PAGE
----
Even if spring has not officially begun, the temperature is rising very sharply on the streets in France.
More than a million people took to the streets in over 200 cities on Tuesday of last week.
They demanded that the Tory government withdraw its plan – which has already been voted through by parliament – to create a new labour contract, the CPE, for workers under the age of 26.
This new contract institutes a two-year probation period and allows bosses to fire the employee during that period at will, without even the minimal legal justification in the current job contract.
Dominique de Villepin has made it clear that the CPE is only a first step in a push to completely deregulate the labour market in France.
The demonstrations were the biggest seen in France since the struggle against pension reforms in spring 2003.
They were called by all of France’s major trade union confederations and by more than 20 youth organisations.
In some sectors, such as transport, education, media, the unions called for a strike. In most cases, they simply called on people to join the protests.
The success of this wave of demonstrations has given a new impetus to the anti-CPE movement in the universities, which started a month ago.
In a few days the number of universities on strike rose from 15 to 45.
In most cases, universities are occupied by students day and night.
This radical move allowed a quick and significant widening of participation in collective action among students and other sectors such as teachers and university workers.
The self-organisation of the struggle in the universities is impressive.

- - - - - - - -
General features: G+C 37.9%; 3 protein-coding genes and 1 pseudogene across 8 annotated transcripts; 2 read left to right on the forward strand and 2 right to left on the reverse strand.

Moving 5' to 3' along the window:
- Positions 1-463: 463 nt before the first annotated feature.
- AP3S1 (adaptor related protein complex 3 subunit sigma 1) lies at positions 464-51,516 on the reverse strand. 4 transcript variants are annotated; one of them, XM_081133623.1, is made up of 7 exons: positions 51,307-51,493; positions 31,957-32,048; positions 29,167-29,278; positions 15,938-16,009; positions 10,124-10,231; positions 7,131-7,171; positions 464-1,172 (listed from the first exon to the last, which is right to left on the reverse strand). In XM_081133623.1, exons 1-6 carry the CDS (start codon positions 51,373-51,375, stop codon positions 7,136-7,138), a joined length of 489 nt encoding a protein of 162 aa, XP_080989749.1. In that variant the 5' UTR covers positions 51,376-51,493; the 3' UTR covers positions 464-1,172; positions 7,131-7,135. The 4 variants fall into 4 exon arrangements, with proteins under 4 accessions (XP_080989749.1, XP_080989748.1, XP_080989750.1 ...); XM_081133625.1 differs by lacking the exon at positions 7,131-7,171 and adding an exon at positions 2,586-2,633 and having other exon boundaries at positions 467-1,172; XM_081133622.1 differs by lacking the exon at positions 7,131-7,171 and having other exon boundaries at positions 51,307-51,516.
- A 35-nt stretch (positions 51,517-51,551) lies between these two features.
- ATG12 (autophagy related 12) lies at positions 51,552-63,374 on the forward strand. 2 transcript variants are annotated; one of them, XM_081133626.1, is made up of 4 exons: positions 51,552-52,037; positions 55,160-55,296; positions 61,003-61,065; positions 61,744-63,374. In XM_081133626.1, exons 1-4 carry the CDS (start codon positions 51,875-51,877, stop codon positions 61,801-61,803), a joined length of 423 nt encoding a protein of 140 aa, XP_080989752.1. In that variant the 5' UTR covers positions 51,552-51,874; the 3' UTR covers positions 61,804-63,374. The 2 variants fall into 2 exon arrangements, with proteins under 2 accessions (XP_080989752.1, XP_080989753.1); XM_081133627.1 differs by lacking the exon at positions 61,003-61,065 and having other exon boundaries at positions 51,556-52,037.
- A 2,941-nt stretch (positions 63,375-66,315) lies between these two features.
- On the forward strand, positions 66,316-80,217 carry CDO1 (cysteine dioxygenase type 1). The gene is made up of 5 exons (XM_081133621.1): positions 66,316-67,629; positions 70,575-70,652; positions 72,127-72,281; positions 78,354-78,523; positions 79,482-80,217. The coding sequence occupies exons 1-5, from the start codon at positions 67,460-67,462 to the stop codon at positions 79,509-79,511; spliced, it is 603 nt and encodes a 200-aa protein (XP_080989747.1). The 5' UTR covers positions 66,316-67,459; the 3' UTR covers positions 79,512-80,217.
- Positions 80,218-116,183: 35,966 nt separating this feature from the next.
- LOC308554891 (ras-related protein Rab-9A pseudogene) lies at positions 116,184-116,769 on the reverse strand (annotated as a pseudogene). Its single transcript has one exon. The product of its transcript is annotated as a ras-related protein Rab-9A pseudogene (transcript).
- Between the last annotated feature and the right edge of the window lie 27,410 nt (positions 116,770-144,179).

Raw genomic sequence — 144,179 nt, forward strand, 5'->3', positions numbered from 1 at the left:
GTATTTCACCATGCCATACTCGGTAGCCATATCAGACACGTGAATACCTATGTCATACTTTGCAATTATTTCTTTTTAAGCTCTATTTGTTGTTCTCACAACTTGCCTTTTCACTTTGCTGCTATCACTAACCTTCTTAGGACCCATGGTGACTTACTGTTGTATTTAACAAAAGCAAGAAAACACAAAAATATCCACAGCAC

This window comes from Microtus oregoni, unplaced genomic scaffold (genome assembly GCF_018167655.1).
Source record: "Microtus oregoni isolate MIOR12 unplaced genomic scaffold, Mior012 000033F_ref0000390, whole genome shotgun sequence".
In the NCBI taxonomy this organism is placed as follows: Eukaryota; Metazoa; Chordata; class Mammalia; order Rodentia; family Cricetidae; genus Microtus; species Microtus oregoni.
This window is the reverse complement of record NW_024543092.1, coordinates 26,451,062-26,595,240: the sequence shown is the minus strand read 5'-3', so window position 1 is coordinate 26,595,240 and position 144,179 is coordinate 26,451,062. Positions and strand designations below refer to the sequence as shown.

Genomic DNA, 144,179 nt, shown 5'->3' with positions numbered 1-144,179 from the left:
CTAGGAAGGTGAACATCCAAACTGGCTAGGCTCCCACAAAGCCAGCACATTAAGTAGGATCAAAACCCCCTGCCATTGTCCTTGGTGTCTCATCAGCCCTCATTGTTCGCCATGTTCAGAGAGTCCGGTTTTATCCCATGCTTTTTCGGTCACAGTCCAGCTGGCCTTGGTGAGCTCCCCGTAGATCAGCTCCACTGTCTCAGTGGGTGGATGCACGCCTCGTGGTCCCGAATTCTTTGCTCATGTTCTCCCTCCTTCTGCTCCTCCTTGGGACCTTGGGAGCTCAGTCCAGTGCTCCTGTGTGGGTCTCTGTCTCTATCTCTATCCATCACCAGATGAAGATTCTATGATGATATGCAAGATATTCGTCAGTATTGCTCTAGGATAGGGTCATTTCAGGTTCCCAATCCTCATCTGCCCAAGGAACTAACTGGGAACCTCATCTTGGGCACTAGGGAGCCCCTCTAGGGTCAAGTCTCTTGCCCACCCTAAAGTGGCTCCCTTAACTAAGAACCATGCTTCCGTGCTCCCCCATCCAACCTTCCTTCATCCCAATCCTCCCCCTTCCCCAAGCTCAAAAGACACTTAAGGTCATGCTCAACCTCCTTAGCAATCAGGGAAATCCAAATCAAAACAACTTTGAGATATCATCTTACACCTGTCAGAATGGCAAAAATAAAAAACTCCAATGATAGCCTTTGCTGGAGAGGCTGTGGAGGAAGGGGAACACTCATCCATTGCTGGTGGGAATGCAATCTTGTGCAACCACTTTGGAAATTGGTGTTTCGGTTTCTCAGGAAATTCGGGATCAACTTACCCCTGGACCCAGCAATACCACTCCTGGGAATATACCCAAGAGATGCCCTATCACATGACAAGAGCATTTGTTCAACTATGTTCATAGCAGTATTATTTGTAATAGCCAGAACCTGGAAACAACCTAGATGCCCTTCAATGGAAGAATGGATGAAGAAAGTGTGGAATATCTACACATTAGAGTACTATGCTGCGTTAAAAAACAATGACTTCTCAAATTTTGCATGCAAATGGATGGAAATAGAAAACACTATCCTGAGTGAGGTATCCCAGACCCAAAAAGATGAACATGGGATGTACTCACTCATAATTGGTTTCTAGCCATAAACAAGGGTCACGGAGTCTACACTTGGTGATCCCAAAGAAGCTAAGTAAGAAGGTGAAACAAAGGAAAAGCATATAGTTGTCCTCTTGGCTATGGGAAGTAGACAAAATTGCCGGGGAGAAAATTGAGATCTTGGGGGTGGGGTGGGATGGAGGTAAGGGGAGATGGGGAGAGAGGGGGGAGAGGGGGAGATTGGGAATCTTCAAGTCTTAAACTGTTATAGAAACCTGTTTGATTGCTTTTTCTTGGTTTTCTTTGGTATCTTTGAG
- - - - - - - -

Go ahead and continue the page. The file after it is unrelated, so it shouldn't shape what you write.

All actions are decided by daily general assemblies of students, where hundreds take part.
Commissions on specific tasks are also appointed by the assemblies, as well as delegates for the national student coordination, which decides on nationwide actions and holds weekly meetings.
The movement in the universities crossed a symbolic threshold with the occupation of the Sorbonne university, at the very centre of Paris. This hadn’t happened since May 1968.
Even the mainstream media sees that the government is in a difficult position. Opinion polls show that the government’s popularity has fallen to abysmal depths and that the CPE is overwhelmingly rejected.
The brutal evacuation of the Sorbonne, the standard lies about the supposed actions of a “radical fringe” and the rising internal dissent in the ranks of the Tories show that it has started to lose control of the situation.
The evolution of the struggle will depend on two factors – the capacity of the student movement to react on the streets to the brutal attitude of the government, and the strength of the demonstrations called for Thursday and Saturday of this week by the youth organisations and trade unions.
The call of the national student coordination for a day of nationwide strikes and demonstrations has not yet been followed by the main unions.
It decided instead to prioritise the Saturday demonstration and only to support the student actions from the outside on Thursday.
But the key to victory lies in the level of unity and coordination between the youth and the workers’ mobilisation. This is what is at stake in the streets, universities and workplaces of France.
Stathis Kouvelakis is a writer, activist and a member of the radical left LCR party in France